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# Facets

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``````# Load Packages -----------------------------------------------------------

library(tidyverse)

# Import Data -------------------------------------------------------------

# Facets ------------------------------------------------------------------

# One of the most powerful features of ggplot is facetting.
# You can make small multiples by adding just a line of code.

# The facet_wrap() function will create small multiples.

ggplot(data = penguin_bill_length_by_island_and_sex,
mapping = aes(x = island,
y = mean_bill_length,
fill = sex)) +
geom_col(position = "dodge") +
labs(title = "Males have longer bills than females",
subtitle = "But they're all good penguins",
caption = "Data from the palmerpenguins R package",
x = NULL,
y = "Mean Bill Length in Millimeters",
fill = NULL) +
theme_economist() +
facet_wrap(vars(sex))

# You can do something similar with the facet_grid() function.
# With this function, you can specify whether you want the facetting
# on rows or columns.

# This is identical to the facet_wrap() above.

ggplot(data = penguin_bill_length_by_island_and_sex,
mapping = aes(x = island,
y = mean_bill_length,
fill = sex)) +
geom_col(position = "dodge") +
labs(title = "Males have longer bills than females",
subtitle = "But they're all good penguins",
caption = "Data from the palmerpenguins R package",
x = NULL,
y = "Mean Bill Length in Millimeters",
fill = NULL) +
theme_economist() +
facet_grid(cols = vars(sex))

# This puts the result in two rows.

ggplot(data = penguin_bill_length_by_island_and_sex,
mapping = aes(x = island,
y = mean_bill_length,
fill = sex)) +
geom_col(position = "dodge") +
labs(title = "Males have longer bills than females",
subtitle = "But they're all good penguins",
caption = "Data from the palmerpenguins R package",
x = NULL,
y = "Mean Bill Length in Millimeters",
fill = NULL) +
theme_economist() +
facet_grid(rows = vars(sex))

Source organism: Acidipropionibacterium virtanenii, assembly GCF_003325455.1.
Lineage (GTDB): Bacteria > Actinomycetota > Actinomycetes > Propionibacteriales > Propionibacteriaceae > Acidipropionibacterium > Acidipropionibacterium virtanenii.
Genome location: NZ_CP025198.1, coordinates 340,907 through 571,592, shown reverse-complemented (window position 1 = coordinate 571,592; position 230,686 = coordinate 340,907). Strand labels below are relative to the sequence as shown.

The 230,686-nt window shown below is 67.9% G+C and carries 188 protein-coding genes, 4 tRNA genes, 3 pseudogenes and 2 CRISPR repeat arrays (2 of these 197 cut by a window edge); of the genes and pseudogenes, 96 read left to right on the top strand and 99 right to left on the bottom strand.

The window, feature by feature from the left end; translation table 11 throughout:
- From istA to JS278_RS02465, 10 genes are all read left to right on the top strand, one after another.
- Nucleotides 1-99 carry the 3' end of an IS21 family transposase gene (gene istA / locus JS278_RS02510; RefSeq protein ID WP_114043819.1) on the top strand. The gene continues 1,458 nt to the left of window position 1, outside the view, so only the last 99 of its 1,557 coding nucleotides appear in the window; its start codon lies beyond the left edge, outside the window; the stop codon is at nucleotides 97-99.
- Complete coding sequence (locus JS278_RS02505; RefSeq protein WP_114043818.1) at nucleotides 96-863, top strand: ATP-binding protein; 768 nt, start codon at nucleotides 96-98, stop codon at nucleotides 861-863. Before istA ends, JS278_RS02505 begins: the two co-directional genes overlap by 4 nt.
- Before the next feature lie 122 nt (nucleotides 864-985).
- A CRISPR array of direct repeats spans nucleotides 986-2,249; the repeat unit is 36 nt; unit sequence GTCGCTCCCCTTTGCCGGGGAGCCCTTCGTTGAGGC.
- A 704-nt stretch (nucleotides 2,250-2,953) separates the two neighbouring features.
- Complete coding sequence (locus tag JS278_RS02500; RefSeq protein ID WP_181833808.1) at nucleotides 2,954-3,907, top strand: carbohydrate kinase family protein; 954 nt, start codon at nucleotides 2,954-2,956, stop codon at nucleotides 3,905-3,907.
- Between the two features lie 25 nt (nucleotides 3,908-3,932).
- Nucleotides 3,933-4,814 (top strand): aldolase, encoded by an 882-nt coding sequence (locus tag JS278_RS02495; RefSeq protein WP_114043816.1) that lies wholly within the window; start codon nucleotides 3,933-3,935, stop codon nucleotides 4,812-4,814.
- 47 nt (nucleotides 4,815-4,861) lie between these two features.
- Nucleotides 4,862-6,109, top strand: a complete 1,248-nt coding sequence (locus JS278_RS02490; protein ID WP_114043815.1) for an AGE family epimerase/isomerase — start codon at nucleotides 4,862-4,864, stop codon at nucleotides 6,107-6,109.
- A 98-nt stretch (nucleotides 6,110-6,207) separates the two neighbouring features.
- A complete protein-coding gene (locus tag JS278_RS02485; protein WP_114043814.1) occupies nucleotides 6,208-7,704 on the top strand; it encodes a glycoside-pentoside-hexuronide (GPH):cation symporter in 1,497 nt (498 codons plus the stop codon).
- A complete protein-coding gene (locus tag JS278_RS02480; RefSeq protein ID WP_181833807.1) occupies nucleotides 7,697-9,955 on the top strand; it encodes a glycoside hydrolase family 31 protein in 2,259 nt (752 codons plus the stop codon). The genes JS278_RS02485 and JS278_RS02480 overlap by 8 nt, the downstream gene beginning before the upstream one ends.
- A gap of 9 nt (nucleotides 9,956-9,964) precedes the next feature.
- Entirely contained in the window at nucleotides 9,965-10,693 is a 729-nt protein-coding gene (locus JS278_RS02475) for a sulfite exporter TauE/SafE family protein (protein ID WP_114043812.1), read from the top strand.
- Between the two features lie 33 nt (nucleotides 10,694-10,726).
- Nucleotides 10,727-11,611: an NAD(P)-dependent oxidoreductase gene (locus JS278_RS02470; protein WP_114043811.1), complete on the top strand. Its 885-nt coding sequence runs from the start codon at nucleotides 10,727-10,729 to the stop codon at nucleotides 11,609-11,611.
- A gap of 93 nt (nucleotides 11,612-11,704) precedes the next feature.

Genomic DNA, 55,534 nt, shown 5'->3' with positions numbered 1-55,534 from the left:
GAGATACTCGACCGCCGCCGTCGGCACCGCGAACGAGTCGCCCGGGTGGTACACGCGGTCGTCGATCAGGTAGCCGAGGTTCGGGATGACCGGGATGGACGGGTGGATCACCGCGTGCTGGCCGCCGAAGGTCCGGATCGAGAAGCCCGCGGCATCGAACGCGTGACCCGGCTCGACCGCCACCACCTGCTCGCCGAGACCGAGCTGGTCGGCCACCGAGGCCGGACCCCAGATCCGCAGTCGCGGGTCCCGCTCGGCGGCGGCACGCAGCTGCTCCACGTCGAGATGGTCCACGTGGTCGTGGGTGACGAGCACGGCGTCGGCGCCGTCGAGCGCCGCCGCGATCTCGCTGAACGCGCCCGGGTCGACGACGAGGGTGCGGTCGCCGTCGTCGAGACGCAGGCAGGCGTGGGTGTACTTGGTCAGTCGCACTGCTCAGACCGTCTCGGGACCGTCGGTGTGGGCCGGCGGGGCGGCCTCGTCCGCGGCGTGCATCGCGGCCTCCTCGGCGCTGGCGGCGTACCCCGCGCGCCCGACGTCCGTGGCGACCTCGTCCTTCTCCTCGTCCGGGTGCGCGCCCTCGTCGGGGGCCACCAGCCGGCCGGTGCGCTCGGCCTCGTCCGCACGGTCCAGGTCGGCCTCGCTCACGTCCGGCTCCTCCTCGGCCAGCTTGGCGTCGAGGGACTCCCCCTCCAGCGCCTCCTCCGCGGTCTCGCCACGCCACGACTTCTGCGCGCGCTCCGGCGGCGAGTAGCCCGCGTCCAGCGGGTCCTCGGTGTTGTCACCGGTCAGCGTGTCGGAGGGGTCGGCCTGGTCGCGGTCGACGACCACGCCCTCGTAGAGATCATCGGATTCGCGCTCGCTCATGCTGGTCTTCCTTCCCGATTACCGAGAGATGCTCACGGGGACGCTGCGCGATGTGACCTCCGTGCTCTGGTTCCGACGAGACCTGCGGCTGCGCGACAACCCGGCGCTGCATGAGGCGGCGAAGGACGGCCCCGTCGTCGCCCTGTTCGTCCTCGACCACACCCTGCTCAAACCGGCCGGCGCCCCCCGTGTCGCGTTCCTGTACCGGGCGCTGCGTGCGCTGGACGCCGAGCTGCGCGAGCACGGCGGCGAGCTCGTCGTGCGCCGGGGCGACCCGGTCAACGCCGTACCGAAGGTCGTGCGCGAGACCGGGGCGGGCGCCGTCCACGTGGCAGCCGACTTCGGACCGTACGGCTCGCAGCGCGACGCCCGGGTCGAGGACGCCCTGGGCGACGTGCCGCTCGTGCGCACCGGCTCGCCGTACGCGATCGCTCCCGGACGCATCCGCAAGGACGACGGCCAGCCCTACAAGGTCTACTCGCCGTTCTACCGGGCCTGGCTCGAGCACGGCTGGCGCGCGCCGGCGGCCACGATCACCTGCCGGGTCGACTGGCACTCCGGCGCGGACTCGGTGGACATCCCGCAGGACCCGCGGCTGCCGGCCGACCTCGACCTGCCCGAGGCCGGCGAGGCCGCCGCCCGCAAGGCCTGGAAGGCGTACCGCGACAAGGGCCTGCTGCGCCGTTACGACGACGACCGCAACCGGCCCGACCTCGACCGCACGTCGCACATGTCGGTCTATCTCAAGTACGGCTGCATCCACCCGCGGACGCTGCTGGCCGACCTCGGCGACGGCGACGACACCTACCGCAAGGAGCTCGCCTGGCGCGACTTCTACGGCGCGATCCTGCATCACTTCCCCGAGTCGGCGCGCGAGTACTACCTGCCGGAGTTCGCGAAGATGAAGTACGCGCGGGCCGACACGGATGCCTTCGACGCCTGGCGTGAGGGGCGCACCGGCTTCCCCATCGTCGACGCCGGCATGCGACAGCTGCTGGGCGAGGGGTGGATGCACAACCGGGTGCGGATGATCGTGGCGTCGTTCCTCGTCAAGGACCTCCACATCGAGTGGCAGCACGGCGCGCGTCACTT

# We can use facetting for any type of figure.
# Here's our scatterplot from before with a theme and

ggplot(data = penguins,
mapping = aes(x = bill_length_mm,
y = bill_depth_mm)) +
geom_point() +
theme_economist() +
facet_grid(cols = vars(sex))

# You can even use multiple variables with facet_grid().

ggplot(data = penguins,
mapping = aes(x = bill_length_mm,
y = bill_depth_mm)) +
geom_point() +
theme_economist() +
facet_grid(rows = vars(year),
cols = vars(sex))
``````

``````# Load Packages -----------------------------------------------------------

library(tidyverse)

# Import Data -------------------------------------------------------------

# Facets ------------------------------------------------------------------

# I've written code to give you a data frame to work with
# Run the code and take a look at the penguin_weight_by_species_and_sex data frame

penguin_weight_by_species_and_sex <- penguins |>
drop_na(sex) |>
group_by(species, sex) |>
summarize(mean_weight = mean(body_mass_g))

# Now see if you can recreate the plot below
# You'll need to adjust the theme, add plot labels, and use facetting.

Chapter 11 of the R Graphics Cookbook covers facets. Kieran Healy discusses them in Chapter 4 of Data Visualization: A Practical Introduction, as does Claus Wilke in Chapter 21 of Fundamentals of Data Visualization.

I’ve also written an article about the value of small multiples. It includes some code for making them.

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#### Pa Thao

``````scale_y_continuous(limits = c(0, 6000),